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At the heart of Fishtown is the final resting place of generations of Kensington and Fishtown residents. Founded prior to 1748, Palmer Cemetery is one of the oldest in Philadelphia. Interred here, and in Hanover Street and West Street Burial Grounds are soldiers from every war fought by colonists and then Americans, from the French and Indian War until Desert Storm. The fishing families that built the neighborhood, victims of the Yellow Fever epidemic of 1793 and the ancestors of the Shibe family are also buried in these plots. Kenneth W. Milano walks the cemetery paths and reveals the secrets the stones keep with Palmer Cemetery and the Historic Burial Grounds of Kensington and Fishtown.
In the frigid winter months of 1876-77, more than twenty-seven thousand people called on the Kensington Soup Society. The society had come a long way from its humble beginnings in 1844. By World War I, however, the need for charitable soup organizations had begun its rapid decline. Facing financial crunches and internal turmoil, the society struggled to keep the doors of its soup house open. Other soup kitchens in the area closed; the Kensington Soup Society became the last of its kind. From the society's birth to its place in today's world, Kenneth W. Milano dives deep into the soul of the Kensington Soup Society.
The outskirts of Philadelphia seethed with tension in the spring of 1844. By May 6, the situation between the newly arrived Irish Catholics and members of the anti-immigrant Nativist Party took an explosively violent turn. When the Irish asked to have their children excused from reading the Protestant version of the Bible in local public schools, the nativists held a protest. The Irish pushed back. For three days, riots scorched the streets of Kensington. Though the immigrants first had the upper hand, the nativists soon put the community to the torch. Those who fled were shot. Two Catholic churches burned to the ground, along with several blocks of houses, stores, a nunnery and a Catholic school. Local historian Kenneth W. Milano traces this tumultuous history from the preceding hostilities through the bloody skirmishes and finally to the aftermath of arrests and trials. Discover a remarkably intimate and compelling view of the riots with stories of individuals on both sides of the conflict that rocked Kensington.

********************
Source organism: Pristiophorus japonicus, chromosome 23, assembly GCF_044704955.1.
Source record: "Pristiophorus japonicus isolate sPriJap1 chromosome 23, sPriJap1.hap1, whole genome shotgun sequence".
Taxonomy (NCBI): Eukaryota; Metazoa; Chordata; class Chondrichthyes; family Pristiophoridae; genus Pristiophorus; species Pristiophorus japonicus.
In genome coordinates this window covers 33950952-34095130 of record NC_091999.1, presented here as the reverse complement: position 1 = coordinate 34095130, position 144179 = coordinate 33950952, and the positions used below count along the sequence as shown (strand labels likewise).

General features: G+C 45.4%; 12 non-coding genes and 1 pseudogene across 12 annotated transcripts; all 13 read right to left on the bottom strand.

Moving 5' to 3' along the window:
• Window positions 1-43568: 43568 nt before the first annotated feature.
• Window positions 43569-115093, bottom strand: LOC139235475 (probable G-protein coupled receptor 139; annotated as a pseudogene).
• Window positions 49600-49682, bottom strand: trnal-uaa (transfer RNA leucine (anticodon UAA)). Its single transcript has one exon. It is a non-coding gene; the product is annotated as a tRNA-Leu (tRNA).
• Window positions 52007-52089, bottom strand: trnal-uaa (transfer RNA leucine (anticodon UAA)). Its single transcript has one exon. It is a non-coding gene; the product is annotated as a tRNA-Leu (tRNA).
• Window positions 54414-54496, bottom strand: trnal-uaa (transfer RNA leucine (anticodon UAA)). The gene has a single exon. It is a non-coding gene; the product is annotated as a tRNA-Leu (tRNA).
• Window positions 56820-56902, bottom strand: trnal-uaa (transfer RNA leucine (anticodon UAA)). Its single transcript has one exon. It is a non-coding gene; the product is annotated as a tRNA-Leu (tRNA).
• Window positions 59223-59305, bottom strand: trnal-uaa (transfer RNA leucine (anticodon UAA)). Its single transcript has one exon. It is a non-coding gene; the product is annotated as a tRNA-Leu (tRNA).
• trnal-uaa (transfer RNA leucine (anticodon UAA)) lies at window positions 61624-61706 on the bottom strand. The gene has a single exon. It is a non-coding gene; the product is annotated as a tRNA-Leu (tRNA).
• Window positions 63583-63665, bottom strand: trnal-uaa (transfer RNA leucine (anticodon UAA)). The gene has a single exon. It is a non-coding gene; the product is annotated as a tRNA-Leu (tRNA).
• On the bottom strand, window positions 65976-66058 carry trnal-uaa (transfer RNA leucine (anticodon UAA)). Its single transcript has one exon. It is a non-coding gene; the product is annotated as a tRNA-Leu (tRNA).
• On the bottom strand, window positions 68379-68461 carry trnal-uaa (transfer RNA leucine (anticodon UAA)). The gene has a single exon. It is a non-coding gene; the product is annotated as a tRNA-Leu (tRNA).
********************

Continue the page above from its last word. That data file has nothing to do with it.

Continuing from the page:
The native americans called it shackamaxon, the place where the chiefs meet, but Kensington soon became a meeting place of a different kind. Ideologies and demagogues, industry and entrepreneurs all came together in Kensington and Fishtown. Kensington was the epicenter of the American vegetarian movement, and a decade later the area's shipyards gave birth to the U.S. Navy's first submarine. In "Kensington & Fishtown," native son Kenneth W. Milano presents a collection of fascinating and diverse articles from his column "The Rest is History," Relive the golden age of Kensington and Fishtown as you learn about their fascinating pasts.
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